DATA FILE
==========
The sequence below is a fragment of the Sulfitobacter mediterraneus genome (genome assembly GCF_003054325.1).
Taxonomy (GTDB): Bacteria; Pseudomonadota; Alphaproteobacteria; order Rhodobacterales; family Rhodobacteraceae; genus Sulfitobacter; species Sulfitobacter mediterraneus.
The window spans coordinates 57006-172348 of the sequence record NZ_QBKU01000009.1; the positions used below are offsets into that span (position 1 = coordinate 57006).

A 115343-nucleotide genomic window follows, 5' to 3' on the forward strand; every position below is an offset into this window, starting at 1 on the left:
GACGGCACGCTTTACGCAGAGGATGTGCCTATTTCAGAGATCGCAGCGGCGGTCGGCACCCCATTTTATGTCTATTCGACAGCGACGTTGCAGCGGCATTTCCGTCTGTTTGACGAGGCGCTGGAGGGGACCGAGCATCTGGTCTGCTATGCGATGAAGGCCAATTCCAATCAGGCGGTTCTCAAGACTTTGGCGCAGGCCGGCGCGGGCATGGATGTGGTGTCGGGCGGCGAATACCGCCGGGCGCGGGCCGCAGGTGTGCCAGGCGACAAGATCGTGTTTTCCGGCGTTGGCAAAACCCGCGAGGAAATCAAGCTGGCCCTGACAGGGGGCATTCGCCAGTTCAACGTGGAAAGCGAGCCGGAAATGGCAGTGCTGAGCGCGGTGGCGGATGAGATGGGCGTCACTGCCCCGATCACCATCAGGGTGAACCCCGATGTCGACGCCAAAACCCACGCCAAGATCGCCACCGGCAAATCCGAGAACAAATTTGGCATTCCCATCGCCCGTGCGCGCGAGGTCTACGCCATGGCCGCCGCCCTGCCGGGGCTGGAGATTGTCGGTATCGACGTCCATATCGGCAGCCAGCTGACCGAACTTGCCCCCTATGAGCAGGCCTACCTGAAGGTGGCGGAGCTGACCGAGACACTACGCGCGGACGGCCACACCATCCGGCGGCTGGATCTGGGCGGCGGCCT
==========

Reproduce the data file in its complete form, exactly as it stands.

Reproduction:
The sequence below is a fragment of the Sulfitobacter mediterraneus genome (genome assembly GCF_003054325.1).
Taxonomy (GTDB): Bacteria; Pseudomonadota; Alphaproteobacteria; order Rhodobacterales; family Rhodobacteraceae; genus Sulfitobacter; species Sulfitobacter mediterraneus.
The window spans coordinates 57006-172348 of the sequence record NZ_QBKU01000009.1; the positions used below are offsets into that span (position 1 = coordinate 57006).

A 115343-nucleotide genomic window follows, 5' to 3' on the forward strand; every position below is an offset into this window, starting at 1 on the left:
GACGGCACGCTTTACGCAGAGGATGTGCCTATTTCAGAGATCGCAGCGGCGGTCGGCACCCCATTTTATGTCTATTCGACAGCGACGTTGCAGCGGCATTTCCGTCTGTTTGACGAGGCGCTGGAGGGGACCGAGCATCTGGTCTGCTATGCGATGAAGGCCAATTCCAATCAGGCGGTTCTCAAGACTTTGGCGCAGGCCGGCGCGGGCATGGATGTGGTGTCGGGCGGCGAATACCGCCGGGCGCGGGCCGCAGGTGTGCCAGGCGACAAGATCGTGTTTTCCGGCGTTGGCAAAACCCGCGAGGAAATCAAGCTGGCCCTGACAGGGGGCATTCGCCAGTTCAACGTGGAAAGCGAGCCGGAAATGGCAGTGCTGAGCGCGGTGGCGGATGAGATGGGCGTCACTGCCCCGATCACCATCAGGGTGAACCCCGATGTCGACGCCAAAACCCACGCCAAGATCGCCACCGGCAAATCCGAGAACAAATTTGGCATTCCCATCGCCCGTGCGCGCGAGGTCTACGCCATGGCCGCCGCCCTGCCGGGGCTGGAGATTGTCGGTATCGACGTCCATATCGGCAGCCAGCTGACCGAACTTGCCCCCTATGAGCAGGCCTACCTGAAGGTGGCGGAGCTGACCGAGACACTACGCGCGGACGGCCACACCATCCGGCGGCTGGATCTGGGCGGCGGCCT